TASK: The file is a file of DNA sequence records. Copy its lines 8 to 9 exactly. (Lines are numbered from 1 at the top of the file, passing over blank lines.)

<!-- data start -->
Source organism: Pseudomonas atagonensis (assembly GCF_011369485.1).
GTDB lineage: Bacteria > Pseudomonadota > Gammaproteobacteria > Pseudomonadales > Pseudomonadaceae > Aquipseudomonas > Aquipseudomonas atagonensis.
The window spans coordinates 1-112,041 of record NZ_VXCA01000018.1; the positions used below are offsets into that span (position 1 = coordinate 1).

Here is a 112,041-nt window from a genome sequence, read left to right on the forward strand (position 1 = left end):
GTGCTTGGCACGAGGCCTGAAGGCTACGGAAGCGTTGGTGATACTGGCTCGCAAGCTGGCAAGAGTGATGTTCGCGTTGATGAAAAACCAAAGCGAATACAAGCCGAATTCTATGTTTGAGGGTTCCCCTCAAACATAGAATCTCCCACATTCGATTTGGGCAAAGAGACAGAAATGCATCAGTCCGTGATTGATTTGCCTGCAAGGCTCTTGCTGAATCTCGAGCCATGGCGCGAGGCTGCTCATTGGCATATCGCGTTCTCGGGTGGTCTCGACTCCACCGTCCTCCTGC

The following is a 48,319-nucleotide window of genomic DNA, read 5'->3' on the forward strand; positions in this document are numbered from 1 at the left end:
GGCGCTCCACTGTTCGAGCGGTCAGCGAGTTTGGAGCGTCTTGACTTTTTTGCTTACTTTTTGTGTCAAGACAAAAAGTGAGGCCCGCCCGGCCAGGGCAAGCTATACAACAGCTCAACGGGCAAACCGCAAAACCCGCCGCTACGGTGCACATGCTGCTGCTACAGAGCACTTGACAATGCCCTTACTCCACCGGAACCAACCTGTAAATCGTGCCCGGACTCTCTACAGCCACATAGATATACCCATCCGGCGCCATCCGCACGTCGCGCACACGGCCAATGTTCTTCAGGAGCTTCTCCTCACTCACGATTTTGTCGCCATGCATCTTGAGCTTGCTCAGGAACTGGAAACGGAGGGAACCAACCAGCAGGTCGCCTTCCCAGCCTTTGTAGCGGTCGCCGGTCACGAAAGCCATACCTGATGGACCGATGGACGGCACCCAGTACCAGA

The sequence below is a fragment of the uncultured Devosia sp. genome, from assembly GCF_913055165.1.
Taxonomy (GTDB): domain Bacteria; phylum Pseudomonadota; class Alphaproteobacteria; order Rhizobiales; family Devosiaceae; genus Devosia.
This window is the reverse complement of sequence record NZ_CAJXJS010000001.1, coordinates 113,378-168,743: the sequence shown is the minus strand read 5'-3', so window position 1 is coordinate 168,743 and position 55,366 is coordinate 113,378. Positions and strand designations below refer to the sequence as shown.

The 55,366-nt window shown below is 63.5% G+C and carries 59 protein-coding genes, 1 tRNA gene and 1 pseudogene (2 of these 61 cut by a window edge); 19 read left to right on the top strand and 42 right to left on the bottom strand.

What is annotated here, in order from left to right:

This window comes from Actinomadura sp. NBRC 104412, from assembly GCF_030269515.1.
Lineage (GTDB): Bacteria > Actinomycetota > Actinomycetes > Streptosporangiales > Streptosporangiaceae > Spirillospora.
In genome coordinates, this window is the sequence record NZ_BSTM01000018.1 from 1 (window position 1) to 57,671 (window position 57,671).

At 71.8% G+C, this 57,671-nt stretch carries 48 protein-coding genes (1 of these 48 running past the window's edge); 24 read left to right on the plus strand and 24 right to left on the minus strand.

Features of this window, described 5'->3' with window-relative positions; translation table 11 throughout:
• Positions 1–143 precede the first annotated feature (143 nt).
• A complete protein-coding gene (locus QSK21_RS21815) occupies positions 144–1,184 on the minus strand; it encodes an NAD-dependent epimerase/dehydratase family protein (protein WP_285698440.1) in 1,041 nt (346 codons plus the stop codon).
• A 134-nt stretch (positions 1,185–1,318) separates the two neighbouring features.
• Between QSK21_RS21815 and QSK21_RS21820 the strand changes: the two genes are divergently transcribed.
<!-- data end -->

The sequence below is a fragment of the uncultured Devosia sp. genome, from assembly GCF_913055165.1.
Taxonomy (GTDB): domain Bacteria; phylum Pseudomonadota; class Alphaproteobacteria; order Rhizobiales; family Devosiaceae; genus Devosia.